I’m a subscriber of Brain Food by Farnam Street. It’s a weekly newsletter about thinking, decision making, and reading. They also provide interviews of interesting people such as Susan Wojcicki, CEO of YouTube.
Their tagline states they are “a signal in a world of noise” that helps you be a better version of yourself.
It’s not always easy reading, but it is mostly interesting reading.
This past Sunday’s newsletter contained a link to the British news site “The Spectator.” The article discussed “how a character assassination unfolded on Twitter.”
Sir Roger Scruton was fired from his job less than six hours after a mob on Twitter demanded his removal from a government post based solely on an interviewer’s account of how his interview with Scruton transpired.
George Eaton of the “New Statesman” accused Scruton of making outrageous statements about Hungarian Jews, homosexuality, the Chinese, and the Muslim Brotherhood. On Twitter, no less. So the Twitter mob began piling on, calling for Scruton’s immediate dismissal.
Other news sources began labeling Scruton, among other things, as a white supremacist. Eaton posted a photo of himself on Instagram guzzling champagne with the caption: “The feeling when you get right-wing racist and homophobe Roger Scruton sacked as a Tory government adviser.”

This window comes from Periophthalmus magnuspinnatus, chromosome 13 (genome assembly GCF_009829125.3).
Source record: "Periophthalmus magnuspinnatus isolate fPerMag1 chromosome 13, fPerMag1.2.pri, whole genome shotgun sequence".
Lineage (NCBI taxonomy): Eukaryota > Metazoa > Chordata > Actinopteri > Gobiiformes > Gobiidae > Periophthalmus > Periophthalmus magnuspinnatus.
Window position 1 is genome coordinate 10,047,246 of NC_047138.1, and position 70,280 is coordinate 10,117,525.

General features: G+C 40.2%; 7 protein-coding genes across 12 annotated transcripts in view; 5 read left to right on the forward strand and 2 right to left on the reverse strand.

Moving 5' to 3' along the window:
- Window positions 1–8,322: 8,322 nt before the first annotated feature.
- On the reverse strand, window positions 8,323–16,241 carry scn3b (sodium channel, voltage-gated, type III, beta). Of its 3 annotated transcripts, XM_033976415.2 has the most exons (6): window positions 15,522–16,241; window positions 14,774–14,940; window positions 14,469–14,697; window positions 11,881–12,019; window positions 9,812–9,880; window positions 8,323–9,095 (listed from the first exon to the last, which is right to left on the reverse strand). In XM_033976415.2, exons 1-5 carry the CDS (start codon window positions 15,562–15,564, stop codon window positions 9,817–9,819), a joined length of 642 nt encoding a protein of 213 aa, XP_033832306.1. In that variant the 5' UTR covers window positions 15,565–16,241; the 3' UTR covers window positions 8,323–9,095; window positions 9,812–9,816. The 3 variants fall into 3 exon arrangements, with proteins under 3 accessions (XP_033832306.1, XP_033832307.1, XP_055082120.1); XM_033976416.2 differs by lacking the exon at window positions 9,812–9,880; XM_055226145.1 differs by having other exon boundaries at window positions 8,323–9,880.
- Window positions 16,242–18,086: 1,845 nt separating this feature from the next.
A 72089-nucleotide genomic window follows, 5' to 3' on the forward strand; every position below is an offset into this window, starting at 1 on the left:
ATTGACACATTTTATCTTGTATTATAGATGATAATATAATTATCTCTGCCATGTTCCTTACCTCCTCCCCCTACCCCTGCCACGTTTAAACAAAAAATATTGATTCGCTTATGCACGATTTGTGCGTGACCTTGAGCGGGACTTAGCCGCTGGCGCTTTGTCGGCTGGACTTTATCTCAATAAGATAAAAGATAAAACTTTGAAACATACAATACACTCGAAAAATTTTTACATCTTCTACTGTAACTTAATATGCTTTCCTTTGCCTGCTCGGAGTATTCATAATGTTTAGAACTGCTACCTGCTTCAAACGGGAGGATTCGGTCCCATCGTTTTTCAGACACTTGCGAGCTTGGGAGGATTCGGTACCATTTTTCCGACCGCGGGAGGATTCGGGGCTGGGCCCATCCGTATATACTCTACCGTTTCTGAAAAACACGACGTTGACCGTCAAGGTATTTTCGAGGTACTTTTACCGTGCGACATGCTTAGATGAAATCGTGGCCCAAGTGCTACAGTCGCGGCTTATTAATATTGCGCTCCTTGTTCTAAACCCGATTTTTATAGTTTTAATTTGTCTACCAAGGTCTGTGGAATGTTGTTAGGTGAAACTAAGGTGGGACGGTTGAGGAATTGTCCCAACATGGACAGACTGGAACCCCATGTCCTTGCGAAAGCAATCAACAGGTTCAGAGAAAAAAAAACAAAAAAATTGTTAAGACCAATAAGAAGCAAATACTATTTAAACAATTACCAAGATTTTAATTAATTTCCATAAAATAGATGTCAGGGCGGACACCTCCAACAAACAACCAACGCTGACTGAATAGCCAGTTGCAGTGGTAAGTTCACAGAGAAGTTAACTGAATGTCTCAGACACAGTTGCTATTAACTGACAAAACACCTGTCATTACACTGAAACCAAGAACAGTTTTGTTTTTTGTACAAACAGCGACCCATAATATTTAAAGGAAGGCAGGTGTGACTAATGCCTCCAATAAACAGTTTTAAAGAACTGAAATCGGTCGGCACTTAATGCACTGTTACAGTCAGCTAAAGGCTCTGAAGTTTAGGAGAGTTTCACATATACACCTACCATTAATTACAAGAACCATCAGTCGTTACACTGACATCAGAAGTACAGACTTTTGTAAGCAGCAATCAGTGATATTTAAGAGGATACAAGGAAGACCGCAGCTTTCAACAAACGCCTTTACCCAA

When the recorded interview was eventually listened to, the conversation actually went differently than described by Eaton. Oh, of course, Eaton later apologized and took down the Instagram post. But so what? People remember mostly that Twitter hate storm. Hey, if that many people (usually including celebrities) are talking about it, it must be true!
Right? RIGHT? Wrong.
We don’t have to look far back in history to recall the latest Twitter hate storm that rolled across America. An opinion article from USA Today on January 19, 2019, broadcasted the headline: “Covington Catholic furor is a warning to end our dangerous social media mob mentality.”
That was a story of uproar and protest over teens (wearing Make America Great Again hats) from a Catholic school harassing a Native American elder. It turned out that, whoops, that wasn’t what was happening after all. Sorry about shaming you, boys. Oh well…let’s move on to some other outrage.
I seriously worry about this world and the inclination of so many people who take things at first glance and don’t stop to question whether or not something is true before they share it as though it is absolutely, positively true.
Over twenty years ago Wayne Dyer commented that, “Many people spend their lives looking for occasions to be offended.”
It appears that his statement is truer now than ever.